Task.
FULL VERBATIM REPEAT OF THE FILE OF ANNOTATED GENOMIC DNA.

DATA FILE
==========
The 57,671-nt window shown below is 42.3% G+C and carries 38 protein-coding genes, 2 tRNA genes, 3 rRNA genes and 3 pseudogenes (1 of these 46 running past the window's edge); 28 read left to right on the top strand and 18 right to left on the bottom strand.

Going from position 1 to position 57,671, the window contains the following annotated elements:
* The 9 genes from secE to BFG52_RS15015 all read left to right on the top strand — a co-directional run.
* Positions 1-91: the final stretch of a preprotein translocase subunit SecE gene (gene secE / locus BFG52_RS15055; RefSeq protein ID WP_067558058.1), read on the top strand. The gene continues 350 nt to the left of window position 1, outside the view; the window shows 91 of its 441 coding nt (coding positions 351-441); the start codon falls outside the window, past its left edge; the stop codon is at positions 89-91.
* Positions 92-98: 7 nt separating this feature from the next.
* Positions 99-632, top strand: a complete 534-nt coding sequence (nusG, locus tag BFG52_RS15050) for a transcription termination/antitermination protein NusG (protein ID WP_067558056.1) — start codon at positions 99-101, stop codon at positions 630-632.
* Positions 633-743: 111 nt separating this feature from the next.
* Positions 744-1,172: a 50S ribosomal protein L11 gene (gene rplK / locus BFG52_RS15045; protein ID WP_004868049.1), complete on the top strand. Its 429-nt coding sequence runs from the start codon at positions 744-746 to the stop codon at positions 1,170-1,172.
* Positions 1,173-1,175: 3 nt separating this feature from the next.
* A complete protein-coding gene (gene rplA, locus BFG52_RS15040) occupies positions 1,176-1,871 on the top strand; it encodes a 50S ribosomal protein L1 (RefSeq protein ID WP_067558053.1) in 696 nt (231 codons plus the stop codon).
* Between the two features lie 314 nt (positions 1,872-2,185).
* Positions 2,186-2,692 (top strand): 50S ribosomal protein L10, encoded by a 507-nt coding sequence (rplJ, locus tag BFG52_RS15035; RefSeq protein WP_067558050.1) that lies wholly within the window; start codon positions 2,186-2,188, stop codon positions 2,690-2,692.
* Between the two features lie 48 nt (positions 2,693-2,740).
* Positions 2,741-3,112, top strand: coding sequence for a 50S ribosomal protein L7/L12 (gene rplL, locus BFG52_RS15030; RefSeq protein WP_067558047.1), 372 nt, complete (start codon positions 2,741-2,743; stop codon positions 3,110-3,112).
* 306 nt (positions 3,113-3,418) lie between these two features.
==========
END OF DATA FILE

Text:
The 57,671-nt window shown below is 42.3% G+C and carries 38 protein-coding genes, 2 tRNA genes, 3 rRNA genes and 3 pseudogenes (1 of these 46 running past the window's edge); 28 read left to right on the top strand and 18 right to left on the bottom strand.

Going from position 1 to position 57,671, the window contains the following annotated elements:
* The 9 genes from secE to BFG52_RS15015 all read left to right on the top strand — a co-directional run.
* Positions 1-91: the final stretch of a preprotein translocase subunit SecE gene (gene secE / locus BFG52_RS15055; RefSeq protein ID WP_067558058.1), read on the top strand. The gene continues 350 nt to the left of window position 1, outside the view; the window shows 91 of its 441 coding nt (coding positions 351-441); the start codon falls outside the window, past its left edge; the stop codon is at positions 89-91.
* Positions 92-98: 7 nt separating this feature from the next.
* Positions 99-632, top strand: a complete 534-nt coding sequence (nusG, locus tag BFG52_RS15050) for a transcription termination/antitermination protein NusG (protein ID WP_067558056.1) — start codon at positions 99-101, stop codon at positions 630-632.
* Positions 633-743: 111 nt separating this feature from the next.
* Positions 744-1,172: a 50S ribosomal protein L11 gene (gene rplK / locus BFG52_RS15045; protein ID WP_004868049.1), complete on the top strand. Its 429-nt coding sequence runs from the start codon at positions 744-746 to the stop codon at positions 1,170-1,172.
* Positions 1,173-1,175: 3 nt separating this feature from the next.
* A complete protein-coding gene (gene rplA, locus BFG52_RS15040) occupies positions 1,176-1,871 on the top strand; it encodes a 50S ribosomal protein L1 (RefSeq protein ID WP_067558053.1) in 696 nt (231 codons plus the stop codon).
* Between the two features lie 314 nt (positions 1,872-2,185).
* Positions 2,186-2,692 (top strand): 50S ribosomal protein L10, encoded by a 507-nt coding sequence (rplJ, locus tag BFG52_RS15035; RefSeq protein WP_067558050.1) that lies wholly within the window; start codon positions 2,186-2,188, stop codon positions 2,690-2,692.
* Between the two features lie 48 nt (positions 2,693-2,740).
* Positions 2,741-3,112, top strand: coding sequence for a 50S ribosomal protein L7/L12 (gene rplL, locus BFG52_RS15030; RefSeq protein WP_067558047.1), 372 nt, complete (start codon positions 2,741-2,743; stop codon positions 3,110-3,112).
* 306 nt (positions 3,113-3,418) lie between these two features.